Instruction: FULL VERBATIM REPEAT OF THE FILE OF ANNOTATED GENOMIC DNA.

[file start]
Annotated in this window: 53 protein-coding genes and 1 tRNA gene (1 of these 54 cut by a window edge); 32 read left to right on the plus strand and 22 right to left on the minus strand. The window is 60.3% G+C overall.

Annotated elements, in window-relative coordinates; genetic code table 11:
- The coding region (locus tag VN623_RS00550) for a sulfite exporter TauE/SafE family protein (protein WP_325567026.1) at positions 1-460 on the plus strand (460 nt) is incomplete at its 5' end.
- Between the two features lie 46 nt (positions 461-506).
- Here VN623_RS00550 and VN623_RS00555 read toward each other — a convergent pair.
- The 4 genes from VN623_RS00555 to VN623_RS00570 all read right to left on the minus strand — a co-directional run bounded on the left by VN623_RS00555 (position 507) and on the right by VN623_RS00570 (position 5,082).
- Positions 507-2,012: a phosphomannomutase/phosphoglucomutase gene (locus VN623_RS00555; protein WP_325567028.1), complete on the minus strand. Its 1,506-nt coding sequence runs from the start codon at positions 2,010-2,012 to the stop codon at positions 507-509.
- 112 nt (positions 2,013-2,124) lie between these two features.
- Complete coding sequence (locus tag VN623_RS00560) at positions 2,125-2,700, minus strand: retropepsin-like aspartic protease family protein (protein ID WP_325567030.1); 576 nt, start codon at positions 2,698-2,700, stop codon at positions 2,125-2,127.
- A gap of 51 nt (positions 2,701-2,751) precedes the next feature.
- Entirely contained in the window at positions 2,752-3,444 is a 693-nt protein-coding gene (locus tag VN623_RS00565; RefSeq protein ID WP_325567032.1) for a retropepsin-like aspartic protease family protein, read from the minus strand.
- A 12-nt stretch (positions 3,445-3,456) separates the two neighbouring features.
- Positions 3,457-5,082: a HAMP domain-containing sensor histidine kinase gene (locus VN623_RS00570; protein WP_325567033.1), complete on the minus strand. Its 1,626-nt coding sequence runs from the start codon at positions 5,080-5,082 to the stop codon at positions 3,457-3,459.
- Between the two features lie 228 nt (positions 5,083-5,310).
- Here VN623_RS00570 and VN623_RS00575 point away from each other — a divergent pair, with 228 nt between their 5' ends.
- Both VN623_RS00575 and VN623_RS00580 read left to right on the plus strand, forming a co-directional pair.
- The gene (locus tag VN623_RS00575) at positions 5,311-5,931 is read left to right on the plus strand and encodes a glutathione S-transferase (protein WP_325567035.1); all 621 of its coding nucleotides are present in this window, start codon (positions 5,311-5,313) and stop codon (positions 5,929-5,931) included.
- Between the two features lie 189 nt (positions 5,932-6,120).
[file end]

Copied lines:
Annotated in this window: 53 protein-coding genes and 1 tRNA gene (1 of these 54 cut by a window edge); 32 read left to right on the plus strand and 22 right to left on the minus strand. The window is 60.3% G+C overall.

Annotated elements, in window-relative coordinates; genetic code table 11:
- The coding region (locus tag VN623_RS00550) for a sulfite exporter TauE/SafE family protein (protein WP_325567026.1) at positions 1-460 on the plus strand (460 nt) is incomplete at its 5' end.
- Between the two features lie 46 nt (positions 461-506).
- Here VN623_RS00550 and VN623_RS00555 read toward each other — a convergent pair.
- The 4 genes from VN623_RS00555 to VN623_RS00570 all read right to left on the minus strand — a co-directional run bounded on the left by VN623_RS00555 (position 507) and on the right by VN623_RS00570 (position 5,082).
- Positions 507-2,012: a phosphomannomutase/phosphoglucomutase gene (locus VN623_RS00555; protein WP_325567028.1), complete on the minus strand. Its 1,506-nt coding sequence runs from the start codon at positions 2,010-2,012 to the stop codon at positions 507-509.
- 112 nt (positions 2,013-2,124) lie between these two features.
- Complete coding sequence (locus tag VN623_RS00560) at positions 2,125-2,700, minus strand: retropepsin-like aspartic protease family protein (protein ID WP_325567030.1); 576 nt, start codon at positions 2,698-2,700, stop codon at positions 2,125-2,127.
- A gap of 51 nt (positions 2,701-2,751) precedes the next feature.
- Entirely contained in the window at positions 2,752-3,444 is a 693-nt protein-coding gene (locus tag VN623_RS00565; RefSeq protein ID WP_325567032.1) for a retropepsin-like aspartic protease family protein, read from the minus strand.
- A 12-nt stretch (positions 3,445-3,456) separates the two neighbouring features.
- Positions 3,457-5,082: a HAMP domain-containing sensor histidine kinase gene (locus VN623_RS00570; protein WP_325567033.1), complete on the minus strand. Its 1,626-nt coding sequence runs from the start codon at positions 5,080-5,082 to the stop codon at positions 3,457-3,459.
- Between the two features lie 228 nt (positions 5,083-5,310).
- Here VN623_RS00570 and VN623_RS00575 point away from each other — a divergent pair, with 228 nt between their 5' ends.
- Both VN623_RS00575 and VN623_RS00580 read left to right on the plus strand, forming a co-directional pair.
- The gene (locus tag VN623_RS00575) at positions 5,311-5,931 is read left to right on the plus strand and encodes a glutathione S-transferase (protein WP_325567035.1); all 621 of its coding nucleotides are present in this window, start codon (positions 5,311-5,313) and stop codon (positions 5,929-5,931) included.
- Between the two features lie 189 nt (positions 5,932-6,120).